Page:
Digital platforms giving Ireland the competitive edge

Digital platforms giving Ireland the competitive edge

By John Whelan

Digital platforms are now the main drivers of international trade. Most of the global players are established in Ireland. They have been attracting the lion’s share of foreign direct investment into Ireland in recent years.

Hence, when last month the World Trade Organisation (WTO) released its annual report on global trade, the ranking of Ireland as the seventh largest exporter of commercial services, came as no surprise.

Of particular interest is the fact that in the year since the last ranking, Ireland has jumped over Japan, the third largest global economy, and India, the fifth largest — as well as Singapore, the poster child of small economy growth achievers.

The rapid climb in Ireland’s rankings can mainly be explained by the surge in data and information across digital platforms. These digital platforms are now the key enablers of international trade in goods and services.

Think of logistics and the tracking of every parcel bought on-line, communications and the penchant for continuous mobile online contacts including media feeds or financial services such as e-payment, visa, master card or PayPal facilitating on line buying across the globe.

Linked to this trend are the countries that these digital platform companies have decided to locate in. It may come as a surprise that the top six of the largest companies in the world are now services companies.

A closer analysis shows that these companies are all ‘platform companies — Apple, Google (Alphabet), Microsoft, Amazon, Facebook and Alibaba.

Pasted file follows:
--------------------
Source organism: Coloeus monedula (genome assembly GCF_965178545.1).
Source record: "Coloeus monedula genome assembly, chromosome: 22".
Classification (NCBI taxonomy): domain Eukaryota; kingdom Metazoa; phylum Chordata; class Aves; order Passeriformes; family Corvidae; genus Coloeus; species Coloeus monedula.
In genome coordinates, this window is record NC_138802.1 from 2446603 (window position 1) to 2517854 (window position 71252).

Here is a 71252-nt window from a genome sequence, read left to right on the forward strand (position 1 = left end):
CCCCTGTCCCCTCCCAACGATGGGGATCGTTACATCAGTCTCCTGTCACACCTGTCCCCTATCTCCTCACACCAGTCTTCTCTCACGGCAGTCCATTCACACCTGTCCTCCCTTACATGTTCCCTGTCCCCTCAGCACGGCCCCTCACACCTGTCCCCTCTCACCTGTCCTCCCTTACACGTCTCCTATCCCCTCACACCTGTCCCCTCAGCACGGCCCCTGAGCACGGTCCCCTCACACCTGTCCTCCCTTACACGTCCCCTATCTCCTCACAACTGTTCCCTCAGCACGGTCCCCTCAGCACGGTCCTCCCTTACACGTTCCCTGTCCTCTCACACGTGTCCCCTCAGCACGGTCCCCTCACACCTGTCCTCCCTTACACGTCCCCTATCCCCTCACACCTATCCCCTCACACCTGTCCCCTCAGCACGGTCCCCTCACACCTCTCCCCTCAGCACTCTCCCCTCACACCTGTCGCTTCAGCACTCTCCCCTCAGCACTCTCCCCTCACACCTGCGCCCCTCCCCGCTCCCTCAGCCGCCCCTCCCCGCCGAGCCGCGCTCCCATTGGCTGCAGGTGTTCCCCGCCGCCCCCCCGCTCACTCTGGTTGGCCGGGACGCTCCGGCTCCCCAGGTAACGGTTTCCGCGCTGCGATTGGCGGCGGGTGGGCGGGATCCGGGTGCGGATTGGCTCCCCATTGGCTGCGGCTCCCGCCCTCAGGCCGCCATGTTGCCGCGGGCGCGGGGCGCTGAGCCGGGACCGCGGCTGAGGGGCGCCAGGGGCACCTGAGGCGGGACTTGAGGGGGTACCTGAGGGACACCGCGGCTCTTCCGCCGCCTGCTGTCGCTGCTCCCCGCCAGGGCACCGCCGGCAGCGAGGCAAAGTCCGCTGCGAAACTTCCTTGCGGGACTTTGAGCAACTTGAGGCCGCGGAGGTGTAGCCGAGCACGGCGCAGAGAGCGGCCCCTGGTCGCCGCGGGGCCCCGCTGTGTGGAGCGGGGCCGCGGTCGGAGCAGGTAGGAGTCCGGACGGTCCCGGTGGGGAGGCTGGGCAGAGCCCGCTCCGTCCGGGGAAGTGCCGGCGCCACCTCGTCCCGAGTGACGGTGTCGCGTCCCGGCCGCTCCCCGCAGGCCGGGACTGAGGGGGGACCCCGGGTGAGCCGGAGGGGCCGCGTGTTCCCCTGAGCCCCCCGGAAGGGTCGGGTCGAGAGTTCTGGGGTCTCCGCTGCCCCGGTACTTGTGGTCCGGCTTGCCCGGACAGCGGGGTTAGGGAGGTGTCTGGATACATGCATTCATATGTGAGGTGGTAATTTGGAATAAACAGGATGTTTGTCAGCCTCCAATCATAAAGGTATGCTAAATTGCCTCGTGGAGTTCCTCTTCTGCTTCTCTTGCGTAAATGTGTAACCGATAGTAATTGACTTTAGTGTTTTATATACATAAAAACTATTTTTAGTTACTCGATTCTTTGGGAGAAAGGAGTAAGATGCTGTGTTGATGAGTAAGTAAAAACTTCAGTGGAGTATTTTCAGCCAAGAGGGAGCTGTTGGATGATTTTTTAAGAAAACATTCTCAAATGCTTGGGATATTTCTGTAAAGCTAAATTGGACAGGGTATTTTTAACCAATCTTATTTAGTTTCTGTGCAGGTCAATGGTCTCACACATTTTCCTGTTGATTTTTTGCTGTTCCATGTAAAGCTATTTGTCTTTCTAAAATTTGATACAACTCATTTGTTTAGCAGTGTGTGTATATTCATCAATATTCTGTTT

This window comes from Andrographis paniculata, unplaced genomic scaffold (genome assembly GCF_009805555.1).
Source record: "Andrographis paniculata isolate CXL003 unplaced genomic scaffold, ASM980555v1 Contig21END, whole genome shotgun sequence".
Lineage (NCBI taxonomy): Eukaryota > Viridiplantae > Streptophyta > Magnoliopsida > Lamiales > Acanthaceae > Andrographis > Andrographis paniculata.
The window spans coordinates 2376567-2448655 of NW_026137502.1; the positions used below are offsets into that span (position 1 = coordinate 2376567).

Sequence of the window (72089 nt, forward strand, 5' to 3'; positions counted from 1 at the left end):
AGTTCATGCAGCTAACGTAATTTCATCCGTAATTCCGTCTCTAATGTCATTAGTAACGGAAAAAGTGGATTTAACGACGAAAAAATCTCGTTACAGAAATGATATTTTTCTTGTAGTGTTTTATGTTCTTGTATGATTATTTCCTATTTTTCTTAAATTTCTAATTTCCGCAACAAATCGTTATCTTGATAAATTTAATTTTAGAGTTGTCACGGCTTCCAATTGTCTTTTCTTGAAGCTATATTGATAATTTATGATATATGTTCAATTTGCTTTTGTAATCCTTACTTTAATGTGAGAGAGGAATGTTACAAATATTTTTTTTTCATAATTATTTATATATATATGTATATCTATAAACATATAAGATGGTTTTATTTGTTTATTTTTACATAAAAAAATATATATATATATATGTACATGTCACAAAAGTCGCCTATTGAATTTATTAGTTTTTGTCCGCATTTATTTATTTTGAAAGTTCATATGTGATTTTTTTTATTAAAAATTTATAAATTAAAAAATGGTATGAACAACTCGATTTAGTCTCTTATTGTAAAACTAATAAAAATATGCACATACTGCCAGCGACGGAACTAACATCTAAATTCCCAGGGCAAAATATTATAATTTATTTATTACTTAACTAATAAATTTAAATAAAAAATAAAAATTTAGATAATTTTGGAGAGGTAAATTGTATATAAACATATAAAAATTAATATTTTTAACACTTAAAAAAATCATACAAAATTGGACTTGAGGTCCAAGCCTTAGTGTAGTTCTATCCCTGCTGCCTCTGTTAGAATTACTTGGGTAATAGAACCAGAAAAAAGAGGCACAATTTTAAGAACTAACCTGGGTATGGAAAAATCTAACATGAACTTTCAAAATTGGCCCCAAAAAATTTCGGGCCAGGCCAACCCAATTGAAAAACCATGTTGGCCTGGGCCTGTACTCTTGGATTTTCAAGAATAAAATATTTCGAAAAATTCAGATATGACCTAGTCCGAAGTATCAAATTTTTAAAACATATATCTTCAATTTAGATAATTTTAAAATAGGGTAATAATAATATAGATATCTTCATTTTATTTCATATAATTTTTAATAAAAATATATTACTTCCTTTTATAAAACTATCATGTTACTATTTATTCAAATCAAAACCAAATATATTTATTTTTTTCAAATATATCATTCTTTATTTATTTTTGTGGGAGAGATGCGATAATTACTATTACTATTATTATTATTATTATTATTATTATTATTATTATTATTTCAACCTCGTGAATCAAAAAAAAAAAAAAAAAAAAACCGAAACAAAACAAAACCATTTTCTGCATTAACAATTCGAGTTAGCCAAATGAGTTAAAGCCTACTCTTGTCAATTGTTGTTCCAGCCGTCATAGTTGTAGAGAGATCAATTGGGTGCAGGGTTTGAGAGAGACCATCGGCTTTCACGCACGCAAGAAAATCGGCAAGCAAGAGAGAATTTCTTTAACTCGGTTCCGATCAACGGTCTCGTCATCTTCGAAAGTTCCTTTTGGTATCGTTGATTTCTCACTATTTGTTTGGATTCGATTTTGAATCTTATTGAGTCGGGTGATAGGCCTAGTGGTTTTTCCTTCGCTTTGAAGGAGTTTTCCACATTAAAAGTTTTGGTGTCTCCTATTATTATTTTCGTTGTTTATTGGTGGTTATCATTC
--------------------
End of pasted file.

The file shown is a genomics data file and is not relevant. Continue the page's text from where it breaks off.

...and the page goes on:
All have a strong presence in Ireland bar one — Alibaba the Chinese-based corporation. These companies located in Ireland are not alone servicing business and consumer demand for goods and services in Ireland, they are also managing and controlling the delivery of these services in Europe, the Middle East and Africa.

A good example of the reach of services from Ireland is the control centre at Apple in Cork, which manages the sale delivery process of all Apple phones and laptops manufactured in Asia and bought in the EU 27 countries as well as into Russia.

The Cork centre controls all customs entry, Vat border payment requirements, as well as physical delivery track and tracing to individual homes or businesses.

This combination of global growth in everything digital and the selection of Ireland as a key location have enabled the 19.6% growth in last year’s sales of export services of €151bn.

There is no indication that the voracious demand for digital services will decline anytime soon. In fact there are many indicators that it is gaining more and more traction globally, despite the proposed US legislation to protect the privacy of users’ online data after Facebook’s Mark Zuckerberg Senate hearing or the introduction of the General Data Protection Regulation later this month across the EU.

Retail e-commerce sales worldwide amounted to €1.9tn last year and are projected to rise to €4.1trn in 2021. This is only one section of the digital marketplace.

The issue in Ireland is can we continue to support the existing digital platform companies located here?

There are 46 data centres in Ireland, with the largest cluster southwest of Dublin, where Amazon and Microsoft among others have set up. The committed capital spend for the current year in building and extending data centres in Ireland is €1.1bn. bringing the cumulative spend to just under €6bn.

Supporting more data centre builds would appear to be one of the keys to continued growth of digital for national and international businesses.

However, the plans for Amazon’s new data centres in Mulhuddart and Tallaght were objected to by Allan Daly, the Co Galway-based engineer who was a key opponent of the planned €1bn Apple data centre in Athenry. And whereas Bord Pleanála rejected opposition to the Amazon project, there are concerns in the industry that the intervention by Taoiseach Leo Varadkar to treat future data centre build projects as critical infrastructure may not be enough to keep meet the rising demand in a timely manner.

This could push Ireland off the spearhead of digital expansion.

John Whelan is an analyst in global trade.

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